I shall be telling this with a sigh
Somewhere ages and ages hence:
Two roads diverged in a wood, and I—
I took the one less traveled by,
And that has made all the difference.
—Robert Frost, “The Road Not Taken”
GNC CMO and head of e-commerce Jeffrey Hennion wasn’t always a marketer. In fact, he spent the first 11 years of his career in the finance department of various organizations before his path diverged.
Hennion was at Dick’s Sporting Goods at the time, where he was VP of finance before being promoted to CMO in 2004. According to Hennion, having held both positions has given him “the ability to see what’s going on in the organization from multiple perspectives.”
“Even things as simple as doing a budget—when I was at Dick’s in finance, I was concerned with where the CMO was spending money,” he said. “Fast forward a few years later, and I was sitting on the other side, trying to justify the spend.”
In this exclusive interview with CMO.com, Hennion talks more about his career, how marketing at GNC is changing as a discipline, and his top strategic marketing priority for the next 12 months.
CMO.com: Tell me a little bit about yourself and your career in marketing.
Hennion: It’s probably described as schizophrenic at times. I spent the first 11 years of my career at Alcoa in finance. We were a $20 billion company, and I was the assistant treasurer running global banking and trading. From there, I went to Dick’s Sporting Goods as treasurer and then became VP of finance and SVP of strategic planning. About four years into my tenure there, I became CMO, which was my first marketing job. I spent six years as CMO and then added head of e-commerce. Then I went to GNC with the same role, [then] left to go spend two years as president of Branding Brand. Two years ago, I came back to GNC.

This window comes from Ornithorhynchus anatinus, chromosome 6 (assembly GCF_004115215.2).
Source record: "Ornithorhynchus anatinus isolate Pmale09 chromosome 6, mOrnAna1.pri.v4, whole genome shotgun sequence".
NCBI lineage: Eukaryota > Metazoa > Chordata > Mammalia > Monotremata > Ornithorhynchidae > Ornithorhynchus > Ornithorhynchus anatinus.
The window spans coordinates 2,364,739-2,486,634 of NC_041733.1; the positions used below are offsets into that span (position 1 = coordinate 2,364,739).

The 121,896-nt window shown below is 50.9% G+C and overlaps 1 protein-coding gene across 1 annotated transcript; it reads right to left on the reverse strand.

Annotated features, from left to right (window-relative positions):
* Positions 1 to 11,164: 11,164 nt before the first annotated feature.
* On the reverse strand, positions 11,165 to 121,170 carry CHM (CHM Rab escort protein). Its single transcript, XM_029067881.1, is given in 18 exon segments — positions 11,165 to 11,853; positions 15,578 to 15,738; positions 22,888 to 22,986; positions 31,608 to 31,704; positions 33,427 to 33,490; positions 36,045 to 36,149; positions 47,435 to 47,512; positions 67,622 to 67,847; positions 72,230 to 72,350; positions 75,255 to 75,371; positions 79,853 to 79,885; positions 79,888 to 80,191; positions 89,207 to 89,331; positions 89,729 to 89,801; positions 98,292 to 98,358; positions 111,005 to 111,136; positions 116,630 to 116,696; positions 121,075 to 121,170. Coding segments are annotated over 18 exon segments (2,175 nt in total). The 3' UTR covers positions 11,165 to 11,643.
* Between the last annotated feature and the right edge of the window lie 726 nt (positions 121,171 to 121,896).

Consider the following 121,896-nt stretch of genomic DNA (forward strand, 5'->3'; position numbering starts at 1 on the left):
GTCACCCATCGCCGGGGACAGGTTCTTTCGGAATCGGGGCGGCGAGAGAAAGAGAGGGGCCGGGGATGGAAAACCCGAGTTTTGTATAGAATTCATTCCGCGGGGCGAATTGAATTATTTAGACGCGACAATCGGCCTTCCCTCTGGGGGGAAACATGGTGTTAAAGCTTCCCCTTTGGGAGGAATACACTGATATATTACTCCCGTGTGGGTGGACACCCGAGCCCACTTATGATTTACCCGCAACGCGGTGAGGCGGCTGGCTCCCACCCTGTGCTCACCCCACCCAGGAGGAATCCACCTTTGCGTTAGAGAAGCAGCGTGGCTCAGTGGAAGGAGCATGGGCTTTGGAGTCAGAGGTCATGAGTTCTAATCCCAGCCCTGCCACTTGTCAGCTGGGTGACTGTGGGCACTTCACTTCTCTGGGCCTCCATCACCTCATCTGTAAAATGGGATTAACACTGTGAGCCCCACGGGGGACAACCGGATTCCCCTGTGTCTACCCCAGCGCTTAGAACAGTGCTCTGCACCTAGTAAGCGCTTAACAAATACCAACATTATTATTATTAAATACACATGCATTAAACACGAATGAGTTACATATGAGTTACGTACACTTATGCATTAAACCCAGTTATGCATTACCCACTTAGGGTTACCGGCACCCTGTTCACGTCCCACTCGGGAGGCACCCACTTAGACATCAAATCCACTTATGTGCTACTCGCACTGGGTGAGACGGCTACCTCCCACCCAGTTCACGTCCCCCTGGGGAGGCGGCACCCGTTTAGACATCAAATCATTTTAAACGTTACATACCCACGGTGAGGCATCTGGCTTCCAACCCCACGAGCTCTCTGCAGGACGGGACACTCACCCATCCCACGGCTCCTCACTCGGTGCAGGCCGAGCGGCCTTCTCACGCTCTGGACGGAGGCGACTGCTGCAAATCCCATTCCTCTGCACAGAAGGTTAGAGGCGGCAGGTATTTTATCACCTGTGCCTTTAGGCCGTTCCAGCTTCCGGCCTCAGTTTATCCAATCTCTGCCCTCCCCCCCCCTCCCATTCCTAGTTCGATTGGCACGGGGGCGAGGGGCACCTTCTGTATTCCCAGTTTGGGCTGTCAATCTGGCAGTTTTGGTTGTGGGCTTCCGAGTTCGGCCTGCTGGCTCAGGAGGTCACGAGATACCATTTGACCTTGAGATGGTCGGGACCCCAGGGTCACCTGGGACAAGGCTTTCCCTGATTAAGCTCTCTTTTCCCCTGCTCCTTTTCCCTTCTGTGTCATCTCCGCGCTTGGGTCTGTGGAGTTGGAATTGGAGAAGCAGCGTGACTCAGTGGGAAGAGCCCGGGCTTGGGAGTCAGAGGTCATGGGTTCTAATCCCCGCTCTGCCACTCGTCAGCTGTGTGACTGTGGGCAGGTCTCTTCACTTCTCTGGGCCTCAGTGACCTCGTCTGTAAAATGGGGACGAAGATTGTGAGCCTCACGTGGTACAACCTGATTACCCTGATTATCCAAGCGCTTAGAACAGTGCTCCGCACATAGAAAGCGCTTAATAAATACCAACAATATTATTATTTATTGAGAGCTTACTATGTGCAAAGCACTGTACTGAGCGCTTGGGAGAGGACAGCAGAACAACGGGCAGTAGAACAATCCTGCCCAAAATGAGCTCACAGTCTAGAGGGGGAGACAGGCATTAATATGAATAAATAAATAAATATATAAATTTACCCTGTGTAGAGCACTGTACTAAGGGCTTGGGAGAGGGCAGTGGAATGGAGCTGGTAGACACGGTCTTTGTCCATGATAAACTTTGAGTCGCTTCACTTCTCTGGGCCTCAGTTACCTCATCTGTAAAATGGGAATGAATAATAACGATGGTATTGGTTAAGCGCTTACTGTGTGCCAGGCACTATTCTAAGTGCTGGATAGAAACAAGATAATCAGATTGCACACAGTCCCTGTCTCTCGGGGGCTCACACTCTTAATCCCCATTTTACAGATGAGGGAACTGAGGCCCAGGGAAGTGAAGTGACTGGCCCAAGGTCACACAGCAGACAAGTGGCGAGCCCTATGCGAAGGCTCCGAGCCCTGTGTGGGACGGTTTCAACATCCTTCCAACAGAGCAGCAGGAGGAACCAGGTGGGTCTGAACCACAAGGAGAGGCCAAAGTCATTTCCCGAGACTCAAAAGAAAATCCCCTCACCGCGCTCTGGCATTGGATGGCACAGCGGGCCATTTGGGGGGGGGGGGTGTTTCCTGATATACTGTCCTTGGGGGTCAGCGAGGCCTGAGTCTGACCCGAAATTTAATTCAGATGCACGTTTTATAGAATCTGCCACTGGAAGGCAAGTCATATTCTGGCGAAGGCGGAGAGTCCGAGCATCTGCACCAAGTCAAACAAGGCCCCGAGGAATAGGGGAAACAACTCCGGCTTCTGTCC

CMO.com: How the heck did you go from being head of finance to chief marketing officer at Dick’s?
Hennion: Well, it was 2004, and we knew that marketing was becoming so much more quantitative, with the advent of CRM and the variety of data metrics. We knew then that it was going to become really important for CMOs, and marketers in general, to be able to measure data and look at the quantitative side. Having run investor relations at a couple of big places just means I went from marketing the company to Wall Street to marketing the company to consumers.